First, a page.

Newspaper Page Text
'V X': '- "
as regards structure and" appearance,. I
where Dr. Neigebaur had great difficulty
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nnaing any uuc iu rcccirc uuu auu
his wants. .. ; T; : -""-.
SATURDAYS NOVEMBER 5, 1853.
Tahiti Vindicated. v
- We have been honored, through the Argus of:
22d Oct, with a long and somewhat caustic com
munication, addressed personally to us by " The
English aud Americans n residing at ' Papeete,
' Tahiti, in which they profess to have been injured
by us, because we republished, from the Alta
California, a letter written by Capt. Wakeman, of
the steamer New Orleans ! , .
I i ' : '
They say, " You have seen fit also, by a caption
and editorial remarks, not only to endorse those as
sertions, but, if 'possible, to direct them more
pointedly this way." To this assertion we demur.
. The caption as well as the whole letter, we took
from the Alta, and we have seen it u voluntarily
republished" in other California papers, as well as
at Panama, New York and in other eastern cities
Our " editorial remarks " at the head of the article
were as follows: "From the Alta California of
May 19th, we take the following correspondence.
What he says in relation to the port of Honolulu,
we can vouch J or. We did not, nor do we now,
vouch for anything else contained in Capt. W's
letter. So far as we have personal knowledge,
we can vouch for nothing else. His statements
were given to our readers, as all editors of news
papers give such information, for what they were
worth. .. If incorrect, they are certainly open to
the contradiction of those acquainted with the
facts. . But to hold every editor who has copied
that correspondence responsible for the statements
made, unless he has endorsed them, and declared
them true,' is assuming untenable ground, and
adopting a line of argument as injurious as unjust
Capt. Wakeman, over his own signature, gave his
statement to the California press, and he is respon
sible for it. In copying it into the Polynesian, we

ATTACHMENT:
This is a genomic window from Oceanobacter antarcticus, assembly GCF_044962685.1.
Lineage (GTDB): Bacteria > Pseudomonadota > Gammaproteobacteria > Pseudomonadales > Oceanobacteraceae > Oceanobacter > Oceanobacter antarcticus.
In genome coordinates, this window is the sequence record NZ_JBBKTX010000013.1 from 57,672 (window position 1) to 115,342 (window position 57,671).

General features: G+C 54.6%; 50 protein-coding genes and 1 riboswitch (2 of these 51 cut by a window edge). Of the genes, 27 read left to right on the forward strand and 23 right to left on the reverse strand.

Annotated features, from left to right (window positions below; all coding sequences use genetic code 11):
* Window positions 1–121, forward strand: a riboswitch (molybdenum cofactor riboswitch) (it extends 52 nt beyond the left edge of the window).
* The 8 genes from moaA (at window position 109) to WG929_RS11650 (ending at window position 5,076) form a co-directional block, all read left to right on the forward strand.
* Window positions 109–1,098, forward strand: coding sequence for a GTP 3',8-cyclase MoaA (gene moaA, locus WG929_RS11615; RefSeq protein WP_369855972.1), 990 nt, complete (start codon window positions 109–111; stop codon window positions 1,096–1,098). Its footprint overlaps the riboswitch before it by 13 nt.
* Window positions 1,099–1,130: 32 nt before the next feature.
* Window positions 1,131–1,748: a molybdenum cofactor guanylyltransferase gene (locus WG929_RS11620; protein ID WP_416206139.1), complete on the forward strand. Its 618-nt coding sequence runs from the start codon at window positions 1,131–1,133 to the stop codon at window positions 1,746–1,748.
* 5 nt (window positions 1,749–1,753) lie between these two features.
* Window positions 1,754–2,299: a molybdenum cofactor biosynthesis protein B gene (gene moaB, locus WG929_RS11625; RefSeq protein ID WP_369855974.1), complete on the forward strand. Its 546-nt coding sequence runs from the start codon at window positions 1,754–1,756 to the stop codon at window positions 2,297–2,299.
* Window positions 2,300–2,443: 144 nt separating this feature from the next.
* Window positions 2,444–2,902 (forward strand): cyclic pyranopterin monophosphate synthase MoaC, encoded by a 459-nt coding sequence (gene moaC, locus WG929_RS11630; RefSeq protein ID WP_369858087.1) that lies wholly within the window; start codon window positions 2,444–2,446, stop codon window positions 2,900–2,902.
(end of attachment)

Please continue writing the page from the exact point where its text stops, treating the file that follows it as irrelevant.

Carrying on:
did it as a matter of interest to our readers, pre
Burning, under such circumstances, that Capt. W.
would not . communicate false statements, which
were so easily susceptible of being disproved.
So much for the how, the why and the wherefore
of our republication of the letter. To disparage
the port of Papeete and exalt Honolulu at its ex
pense, was no part of our motive.
- We deem it unnecessary to take up, terialim, all
the points introduced by the writer of this letter
in contradiction of Capt VPs. statements. It
would appear that many if not a majority of his
material assertions are controverted and denied.
One of them is confirmed. He stated that coals
cost him " about thirty dollars a ton, put on board."
The, letter says they were supplied at $28 per ton,
leaving us the inference that he put them on board
himself. . ' .
His representation of the capacity of the har
bor of Papeete, seems to have been greatly at
fault , He. calls it "a snug little, harbor large
enough to accommodate about ten vessels." ' The
letter writer save, it is capable of "sheltering in
perfect safety, at least five hundred first rate ships
at any one time." If this be true, it must not only
be "deeper and more capacious than Honolulu,"
but three or four times as large, which we are as
sured by persons who are acquainted with it, it is
not - ' ' . ' r :
His assertion that .$10 is charged for anchorage,
is denied. ' " No charge whatever is or has been
made tor. anchorage, or harbor dues at this port
since the protectorate was founded."
His assertion that water could only be had with
difficulty, is also denied ; while it is alledged that j
there is no port upon the extended coasts of the
Pacific, where water can be so conveniently and so
abundantly had as at Papeete, and that the New
Orleans waaherself supplied, from the several
conduits of water pouring constantly into the har
bor over the wharves, and it cost her not one cent !
' Capt Ws. declaration that pork is from 10 to
20 cents per pound, on the foot, is said not even to
be " slightly shaded by truth," while native pro
duce has been hitherto abundant beyond the de
mand. ', . . , - '
The assertion of Capt Wakeman that " the na
tives will not even bring the bundles of fruit, to
your boat after it is purchased," is stoutly denied,
" while the converse of what he attributes to them
is true.",' " They are the most obliging kanakas to
be met with in the Pacific Islands." ' ";
" We have cited the ' above, which are the mo3t
important items.' commented upon, for the simple
reason that we agree with the letter writer, whom